She sits, as if in Susan's fate
Her life and soul were buried.

But Betty, poor good woman! she,
You plainly in her face may read it,
Could lend out of that moment's store
Five years of happiness or more,
To any that might need it.

But yet I guess that now and then
With Betty all was not so well,
And to the road she turns her ears,
And thence full many a sound she hears,
Which she to Susan will not tell.

Poor Susan moans, poor Susan groans,
"As sure as there's a moon in heaven,"
Cries Betty, "he'll be back again;
"They'll both be here, 'tis almost ten,
"They'll both be here before eleven."

Poor Susan moans, poor Susan groans,
The clock gives warning for eleven;
'Tis on the stroke--"If Johnny's near,"
Quoth Betty "he will soon be here,
"As sure as there's a moon in heaven."

The clock is on the stroke of twelve,
And Johnny is not yet in sight,
The moon's in heaven, as Betty sees,
But Betty is not quite at ease;
And Susan has a dreadful night.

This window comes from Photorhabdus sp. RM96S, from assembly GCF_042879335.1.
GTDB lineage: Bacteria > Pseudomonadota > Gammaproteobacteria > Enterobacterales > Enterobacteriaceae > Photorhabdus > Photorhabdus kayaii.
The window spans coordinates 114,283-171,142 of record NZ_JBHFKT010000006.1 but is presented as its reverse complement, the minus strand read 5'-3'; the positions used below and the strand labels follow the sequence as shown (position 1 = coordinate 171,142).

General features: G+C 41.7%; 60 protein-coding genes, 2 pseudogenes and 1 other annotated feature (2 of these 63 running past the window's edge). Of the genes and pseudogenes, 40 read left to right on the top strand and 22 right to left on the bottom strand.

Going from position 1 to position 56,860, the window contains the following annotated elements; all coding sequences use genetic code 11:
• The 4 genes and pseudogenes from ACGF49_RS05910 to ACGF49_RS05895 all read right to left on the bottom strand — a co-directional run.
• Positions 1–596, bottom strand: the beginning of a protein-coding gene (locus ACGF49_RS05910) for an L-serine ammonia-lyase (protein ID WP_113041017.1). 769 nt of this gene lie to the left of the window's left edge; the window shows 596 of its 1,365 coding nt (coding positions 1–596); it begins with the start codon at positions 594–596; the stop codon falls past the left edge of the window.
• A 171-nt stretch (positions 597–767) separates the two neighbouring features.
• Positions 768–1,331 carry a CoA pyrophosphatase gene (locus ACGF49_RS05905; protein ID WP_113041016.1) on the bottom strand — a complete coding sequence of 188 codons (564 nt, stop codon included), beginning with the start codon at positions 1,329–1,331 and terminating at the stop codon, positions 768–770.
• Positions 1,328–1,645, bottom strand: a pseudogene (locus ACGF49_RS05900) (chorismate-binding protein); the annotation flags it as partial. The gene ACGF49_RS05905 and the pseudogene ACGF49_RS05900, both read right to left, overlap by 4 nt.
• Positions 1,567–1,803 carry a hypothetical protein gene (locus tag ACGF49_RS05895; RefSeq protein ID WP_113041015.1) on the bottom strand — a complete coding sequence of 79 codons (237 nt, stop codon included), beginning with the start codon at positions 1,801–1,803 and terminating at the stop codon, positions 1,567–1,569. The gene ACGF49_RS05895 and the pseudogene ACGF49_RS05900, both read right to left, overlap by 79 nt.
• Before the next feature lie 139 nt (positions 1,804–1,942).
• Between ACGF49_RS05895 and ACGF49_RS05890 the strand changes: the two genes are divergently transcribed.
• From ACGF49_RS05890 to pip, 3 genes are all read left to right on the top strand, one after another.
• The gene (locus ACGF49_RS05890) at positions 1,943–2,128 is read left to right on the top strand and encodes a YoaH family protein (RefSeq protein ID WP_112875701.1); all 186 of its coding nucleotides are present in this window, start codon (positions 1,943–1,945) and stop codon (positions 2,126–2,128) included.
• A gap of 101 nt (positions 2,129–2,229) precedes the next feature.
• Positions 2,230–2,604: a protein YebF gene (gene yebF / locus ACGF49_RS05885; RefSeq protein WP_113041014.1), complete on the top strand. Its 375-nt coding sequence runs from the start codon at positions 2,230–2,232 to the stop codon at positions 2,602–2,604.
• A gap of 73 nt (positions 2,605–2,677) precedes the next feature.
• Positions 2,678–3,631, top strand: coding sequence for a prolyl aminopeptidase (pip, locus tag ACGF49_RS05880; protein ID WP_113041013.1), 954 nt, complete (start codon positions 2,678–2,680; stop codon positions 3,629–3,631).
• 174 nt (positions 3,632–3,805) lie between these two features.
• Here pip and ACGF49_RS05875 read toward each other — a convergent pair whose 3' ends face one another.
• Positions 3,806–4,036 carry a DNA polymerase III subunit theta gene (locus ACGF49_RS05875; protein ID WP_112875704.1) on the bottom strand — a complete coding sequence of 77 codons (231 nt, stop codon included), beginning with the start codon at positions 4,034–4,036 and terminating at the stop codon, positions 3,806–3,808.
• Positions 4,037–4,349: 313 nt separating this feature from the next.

And Betty, half an hour ago,
On Johnny vile reflections cast;
"A little idle sauntering thing!"
With other names, an endless string,
But now that time is gone and past.

And Betty's drooping at the heart,
That happy time all past and gone,
"How can it be he is so late?
"The doctor he has made him wait,
"Susan! they'll both be here anon."

And Susan's growing worse and worse,
And Betty's in a sad quandary;
And then there's nobody to say
If she must go or she must stay:
--She's in a sad quandary.

The clock is on the stroke of one;
But neither Doctor nor his guide
Appear along the moonlight road,